# Quadratic Models: Unconstrained¶

Samplers such as D-Wave quantum computers accept unconstrained models (binary quadratic models, for D-Wave systems: binary because variables are represented by qubits that return two states and quadratic because you can configure coupling strengths between pairs of qubits). Hybrid quantum-classical samplers can accept non-binary models; for example, quadratic models with discrete variables.

When using such samplers to handle problems with constraints, you typically
formulate the constraints as penalties: see
Getting Started with D-Wave Solvers.
(Constrained models, such as the
`dimod.ConstrainedQuadraticModel`

, can support constraints natively.)

## Supported Models¶

**Quadratic Models**The quadratic model (QM) class,

`dimod.QuadraticModel`

, encodes polynomials of binary, integer, and discrete variables, with all terms of degree two or less.For the QM class, its attributes and methods, see Quadratic Models.

**Binary Quadratic Models**The binary quadratic model (BQM) class,

`dimod.BinaryQuadraticModel`

, encodes Ising and quadratic unconstrained binary optimization (QUBO) models used by samplers such as the D-Wave system.For an introduction to BQMs, see Binary Quadratic Models.

For the BQM class, its attributes and methods, see Binary Quadratic Models.

**Discrete Quadratic Models**The discrete quadratic model (BQM) class,

`dimod.DiscreteQuadraticModel`

, encodes polynomials of discrete variables, with all terms of degree two or less.For an introduction to DQMs, see Discrete Quadratic Models.

See examples of using QPU solvers and Leap hybrid solvers on these models in the dwave-examples GitHub repository.

## Model Construction¶

dimod provides a variety of model generators. These are especially useful for testing code and learning.

### Example: dimod BQM Generator¶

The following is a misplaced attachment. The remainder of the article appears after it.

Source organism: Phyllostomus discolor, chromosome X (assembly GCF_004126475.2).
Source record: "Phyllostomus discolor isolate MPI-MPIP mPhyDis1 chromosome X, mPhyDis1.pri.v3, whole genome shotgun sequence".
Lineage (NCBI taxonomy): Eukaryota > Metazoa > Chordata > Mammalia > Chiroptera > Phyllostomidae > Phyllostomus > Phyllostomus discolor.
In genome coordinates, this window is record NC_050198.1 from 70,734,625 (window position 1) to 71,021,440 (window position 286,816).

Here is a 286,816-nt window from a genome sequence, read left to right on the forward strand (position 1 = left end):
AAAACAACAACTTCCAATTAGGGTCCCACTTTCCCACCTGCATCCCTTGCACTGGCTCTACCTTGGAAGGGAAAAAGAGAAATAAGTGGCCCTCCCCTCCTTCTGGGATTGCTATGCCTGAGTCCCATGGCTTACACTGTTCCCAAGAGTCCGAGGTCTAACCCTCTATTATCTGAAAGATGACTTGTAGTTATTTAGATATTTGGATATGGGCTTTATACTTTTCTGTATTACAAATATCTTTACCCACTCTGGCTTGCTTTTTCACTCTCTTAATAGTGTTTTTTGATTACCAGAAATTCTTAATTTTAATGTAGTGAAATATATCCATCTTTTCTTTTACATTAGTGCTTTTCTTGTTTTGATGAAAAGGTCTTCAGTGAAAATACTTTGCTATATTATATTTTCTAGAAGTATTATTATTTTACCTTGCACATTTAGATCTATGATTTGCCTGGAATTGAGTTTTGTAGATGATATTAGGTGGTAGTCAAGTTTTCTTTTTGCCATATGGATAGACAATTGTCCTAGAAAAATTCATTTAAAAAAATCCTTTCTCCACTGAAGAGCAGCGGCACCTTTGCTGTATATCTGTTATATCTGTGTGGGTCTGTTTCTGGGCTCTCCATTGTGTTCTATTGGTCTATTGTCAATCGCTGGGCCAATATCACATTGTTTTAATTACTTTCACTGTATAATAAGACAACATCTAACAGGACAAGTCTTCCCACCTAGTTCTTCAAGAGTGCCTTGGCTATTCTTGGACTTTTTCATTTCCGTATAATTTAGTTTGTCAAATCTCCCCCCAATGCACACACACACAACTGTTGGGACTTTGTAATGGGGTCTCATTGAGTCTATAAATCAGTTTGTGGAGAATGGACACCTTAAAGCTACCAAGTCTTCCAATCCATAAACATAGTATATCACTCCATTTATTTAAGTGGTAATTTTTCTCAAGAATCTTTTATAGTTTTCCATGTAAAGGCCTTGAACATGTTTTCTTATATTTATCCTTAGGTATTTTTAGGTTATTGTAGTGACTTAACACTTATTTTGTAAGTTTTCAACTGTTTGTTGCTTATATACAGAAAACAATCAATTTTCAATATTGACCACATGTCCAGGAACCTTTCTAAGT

This example generates a BQM from a fully-connected graph (a clique) where all linear biases are zero and quadratic values are uniformly selected -1 or +1 values.

```
>>> bqm = dimod.generators.random.ran_r(1, 7, cls=dimod.AdjVectorBQM)
```

Typically you construct a model when reformulating your problem, using such techniques as those presented in D-Wave’s system documentation’s oceandocs:doc_handbook.

### Example: Formulating a Max-Cut Problem as a BQM¶

The small four-node maximum cut problem shown in this figure,

Can be represented, as shown in the dwave-examples Maximum Cut example, by a QUBO:

For learning and testing with small BQMs, constructing BQMs in Python is convenient:

```
>>> qubo = {(0, 0): -3, (1, 1): -1, (0, 1): 2, (2, 2): -1,
... (0, 2): 2, (3, 3): -1, (0, 3): 2}
>>> bqm = dimod.BQM.from_qubo(qubo)
```

For performance, especially with very large BQMs, you might read the data from a
file using methods,
such as `from_file()`

or from NumPy arrays.

### Example: Interaction Between Integer Variables¶

This example constructs a QM with an interaction between two integer variables.

```
>>> qm = dimod.QuadraticModel()
>>> qm.add_variables_from('INTEGER', ['i', 'j'])
>>> qm.add_quadratic('i', 'j', 1.5)
```